Amsterdam! What an adventure. We arrived at the airport with no clue what to do and we could only check into our Air bnb later that afternoon. So we bought a train ticket to Centraal station and decided we’d figure out what to do from there. I’d heard from a lot of people that the only way to see Amsterdam is on a bike, so we made a bee-line to a rental shop. We rented from Yellow bikes (but there are tons of bike rental shops around.)
We arrived at Yellow Bikes just in time for a 3 hour tour of the city. It was such a lovely introductory tour of Amsterdam with a lot of stops along the way at different points of interest. The city is connected by canals, and the architecture of the houses that line the canals are totally unique. Three or Four stories high with a very very small front facade, some as small as one metre wide! The windows are huge and beautiful and the apartments don’t have any curtains so you’ll often ride past people just reading in their window or watching tv. It feels very open and safe which I loved.
We were there for less than 3 days, and it felt way too short but I think in the time that we had we packed in a lot! In no particular order here are my top 5 things to do in Amsterdam.
We’ve kind of covered this above but I can’t recommend it enough. Amsterdam is a small city but travelling feet still get tired and on a bike you’ll cover more ground without breaking too much of a sweat. I also recommend doing the city tour on your first day to get used to riding around, using hand signals etc.
Here’s a great post about bikes in Amsterdam.
Visit the Musuems.
I know they aren’t for everyone but going to the Stedelijk museum (of modern art) and the Rijks museum were incredible for me. Seeing the Picasso’s, Rembrants and Vermeers in the flesh were inspiring. (Most of the art museums are in the same area so you can do both of these in a day and they have amazing cafes inside.)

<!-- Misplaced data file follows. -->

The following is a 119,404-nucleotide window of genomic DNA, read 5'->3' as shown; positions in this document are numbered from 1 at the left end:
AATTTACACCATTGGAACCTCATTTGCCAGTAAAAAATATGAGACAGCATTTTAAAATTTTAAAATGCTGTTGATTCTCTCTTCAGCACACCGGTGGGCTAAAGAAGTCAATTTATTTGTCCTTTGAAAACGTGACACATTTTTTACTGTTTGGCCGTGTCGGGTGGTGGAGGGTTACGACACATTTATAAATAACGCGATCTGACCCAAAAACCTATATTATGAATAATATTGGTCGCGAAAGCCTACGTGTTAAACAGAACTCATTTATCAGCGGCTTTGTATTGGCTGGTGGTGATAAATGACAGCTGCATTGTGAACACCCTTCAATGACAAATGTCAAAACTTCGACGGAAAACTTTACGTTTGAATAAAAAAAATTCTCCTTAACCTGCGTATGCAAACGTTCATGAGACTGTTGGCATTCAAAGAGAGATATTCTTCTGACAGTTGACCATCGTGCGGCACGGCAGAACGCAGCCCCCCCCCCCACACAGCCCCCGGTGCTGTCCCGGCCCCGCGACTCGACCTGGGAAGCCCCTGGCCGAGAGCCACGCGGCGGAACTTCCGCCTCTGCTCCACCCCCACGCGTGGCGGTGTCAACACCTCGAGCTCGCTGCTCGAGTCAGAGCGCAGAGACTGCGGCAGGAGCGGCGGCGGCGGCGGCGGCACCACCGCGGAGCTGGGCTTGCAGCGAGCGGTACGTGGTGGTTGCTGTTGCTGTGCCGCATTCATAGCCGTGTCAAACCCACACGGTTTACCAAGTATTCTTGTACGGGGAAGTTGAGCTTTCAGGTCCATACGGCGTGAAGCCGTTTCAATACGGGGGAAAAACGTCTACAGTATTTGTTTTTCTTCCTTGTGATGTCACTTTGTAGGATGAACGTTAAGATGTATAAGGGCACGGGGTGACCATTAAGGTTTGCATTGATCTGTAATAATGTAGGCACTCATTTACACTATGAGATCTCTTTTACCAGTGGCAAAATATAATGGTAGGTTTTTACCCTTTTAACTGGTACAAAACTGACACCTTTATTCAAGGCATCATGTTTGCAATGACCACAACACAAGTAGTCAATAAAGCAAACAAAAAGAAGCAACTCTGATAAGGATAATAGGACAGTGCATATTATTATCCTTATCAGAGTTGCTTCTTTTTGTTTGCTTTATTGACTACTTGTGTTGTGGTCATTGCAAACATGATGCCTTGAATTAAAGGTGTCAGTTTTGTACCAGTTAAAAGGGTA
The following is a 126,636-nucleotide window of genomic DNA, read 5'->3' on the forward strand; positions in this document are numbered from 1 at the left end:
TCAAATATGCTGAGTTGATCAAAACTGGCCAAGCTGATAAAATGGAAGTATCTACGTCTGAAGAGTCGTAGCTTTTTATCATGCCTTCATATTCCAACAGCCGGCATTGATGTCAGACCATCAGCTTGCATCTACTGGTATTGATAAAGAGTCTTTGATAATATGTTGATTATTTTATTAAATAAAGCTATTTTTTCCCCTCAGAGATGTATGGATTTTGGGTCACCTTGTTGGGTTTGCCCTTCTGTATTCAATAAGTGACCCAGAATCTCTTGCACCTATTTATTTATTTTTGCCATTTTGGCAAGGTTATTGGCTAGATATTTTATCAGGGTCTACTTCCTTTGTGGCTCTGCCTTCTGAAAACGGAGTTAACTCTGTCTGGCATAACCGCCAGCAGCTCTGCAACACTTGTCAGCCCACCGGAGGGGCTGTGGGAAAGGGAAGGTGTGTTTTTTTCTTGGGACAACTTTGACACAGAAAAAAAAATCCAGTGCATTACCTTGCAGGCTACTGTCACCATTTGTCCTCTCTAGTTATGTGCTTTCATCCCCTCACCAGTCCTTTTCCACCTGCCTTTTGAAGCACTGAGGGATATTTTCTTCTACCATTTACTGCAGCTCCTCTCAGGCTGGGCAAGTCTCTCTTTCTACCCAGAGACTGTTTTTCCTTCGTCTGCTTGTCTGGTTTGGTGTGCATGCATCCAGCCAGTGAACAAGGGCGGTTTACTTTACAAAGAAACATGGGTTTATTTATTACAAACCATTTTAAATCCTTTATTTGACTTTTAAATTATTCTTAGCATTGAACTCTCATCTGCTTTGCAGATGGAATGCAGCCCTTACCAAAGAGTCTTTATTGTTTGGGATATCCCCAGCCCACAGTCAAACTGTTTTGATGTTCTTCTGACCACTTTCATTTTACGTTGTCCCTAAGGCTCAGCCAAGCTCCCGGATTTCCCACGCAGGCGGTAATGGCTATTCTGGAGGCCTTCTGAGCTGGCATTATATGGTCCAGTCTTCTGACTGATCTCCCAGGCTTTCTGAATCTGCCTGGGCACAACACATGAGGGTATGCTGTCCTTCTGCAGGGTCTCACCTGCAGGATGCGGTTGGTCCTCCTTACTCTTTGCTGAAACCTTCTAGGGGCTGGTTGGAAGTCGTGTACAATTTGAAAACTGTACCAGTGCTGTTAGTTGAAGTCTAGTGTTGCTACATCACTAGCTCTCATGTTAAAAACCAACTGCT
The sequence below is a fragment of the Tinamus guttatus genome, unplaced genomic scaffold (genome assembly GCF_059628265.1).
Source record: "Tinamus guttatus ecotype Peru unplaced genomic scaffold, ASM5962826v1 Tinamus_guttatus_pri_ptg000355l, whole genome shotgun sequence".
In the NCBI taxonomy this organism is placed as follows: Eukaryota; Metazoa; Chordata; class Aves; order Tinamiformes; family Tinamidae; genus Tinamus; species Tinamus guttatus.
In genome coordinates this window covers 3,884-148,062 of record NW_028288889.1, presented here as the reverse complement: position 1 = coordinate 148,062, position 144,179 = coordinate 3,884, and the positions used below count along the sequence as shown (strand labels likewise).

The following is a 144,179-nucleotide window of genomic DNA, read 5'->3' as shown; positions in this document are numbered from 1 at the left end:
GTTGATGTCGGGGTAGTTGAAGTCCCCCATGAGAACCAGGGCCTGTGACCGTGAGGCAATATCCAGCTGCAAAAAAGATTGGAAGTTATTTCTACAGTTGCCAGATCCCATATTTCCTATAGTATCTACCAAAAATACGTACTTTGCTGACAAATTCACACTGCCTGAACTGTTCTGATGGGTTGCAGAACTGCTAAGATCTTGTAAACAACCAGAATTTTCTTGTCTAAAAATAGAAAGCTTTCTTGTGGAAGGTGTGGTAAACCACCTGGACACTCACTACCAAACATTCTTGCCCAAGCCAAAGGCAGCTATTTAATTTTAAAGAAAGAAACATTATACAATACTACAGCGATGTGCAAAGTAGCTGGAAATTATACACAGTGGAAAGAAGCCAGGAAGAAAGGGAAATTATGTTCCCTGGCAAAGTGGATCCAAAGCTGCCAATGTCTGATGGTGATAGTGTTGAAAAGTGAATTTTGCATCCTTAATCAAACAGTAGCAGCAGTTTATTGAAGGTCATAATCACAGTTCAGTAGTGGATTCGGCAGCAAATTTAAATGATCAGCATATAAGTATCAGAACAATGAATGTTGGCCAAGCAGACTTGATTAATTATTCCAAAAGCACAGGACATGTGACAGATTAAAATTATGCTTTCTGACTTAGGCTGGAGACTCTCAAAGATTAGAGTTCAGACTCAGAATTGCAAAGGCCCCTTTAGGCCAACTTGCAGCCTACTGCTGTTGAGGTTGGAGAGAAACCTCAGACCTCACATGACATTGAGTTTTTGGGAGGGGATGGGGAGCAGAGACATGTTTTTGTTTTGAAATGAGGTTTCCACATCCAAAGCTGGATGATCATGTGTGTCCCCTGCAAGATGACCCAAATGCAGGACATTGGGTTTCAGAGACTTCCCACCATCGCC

Amsterdam has most of the cool chain stores like H&M, Cos, scotch and soda etc. One of the main shopping streets is Leidestraat, and nearby is “De Negen Straatjies“, which is nine streets full of wonderful and unique shops. If you love vintage clothing you have to get to Episode and Zipper (They reminded me of Beyond Retro in London). I think you’ll like these back streets way more. Also if you have more expensive taste (Louis Vuitton, Fendi etc) there is De Bijenkorf which is the big fancy department store opposite Madam Tussauds.
If you’re on the run be sure to get a pack of Stroopwafels (syrup waffles), they make for a really great energy snack. We also ate at some really amazing unique restaurants which I will be reviewing in a separate post.
There are a lot of random things to do in Amsterdam but one of the best things to do is get lost. Just walk around the canals and see what you find. It’s so quaint and pretty, and there are hidden gems around every corner.
We stumbled upon such awesome places like this sweet little corner shop called Stach (I loved their branding so much, so simple but effective).
We also stumbled onto a totally cool Barber shop called Haar Barbaar where Dylan got his beard trimmed – it was such a cool place but a total boys club – no ladies allowed! I laughed out loud when the barber told me I couldn’t come inside but he was dead serious, so I had to wait outside on the bench while trying to take some sneaky pictures. How awesome does it look though?
Wandering around at night is also lovely with all the canals lit up, as long as you don’t end up in the red light district.
A few random tips
Don’t worry about the language barrier, most people speak a bit of English and are really friendly. If you understand Afrikaans, you can generally understand the dutch pretty well.
Don’t waste precious time and money on typical tourist traps like Madam Tussauds. Rather try experience Amsterdam like a local (below is me being a major tourist, it’s the I amsterdam sign outside the Rijksmuseum and there are always people climbing all over it)
Do have a picnic in Vondelpark, or at least a ride through it.
Do try visiting one of their “coffee shops”, at least once.
Do get to the museums/sites early to avoid queues.
Do dump your luggage if you’re stuck with it. There are lockers at the stations and museums.
Do book accommodation in the central ring (in riding distance), we stayed outside the ring and it wasn’t fun catching the metro in everyday.
Do get a 48 hr – 72 hour transport pass (works for metro, buses and trams if you’re going to be doing a lot of cross city travelling, especially if you don’t hire a bike).
Take it all in, it’s an amazing city.
Next up: Driving through Italy.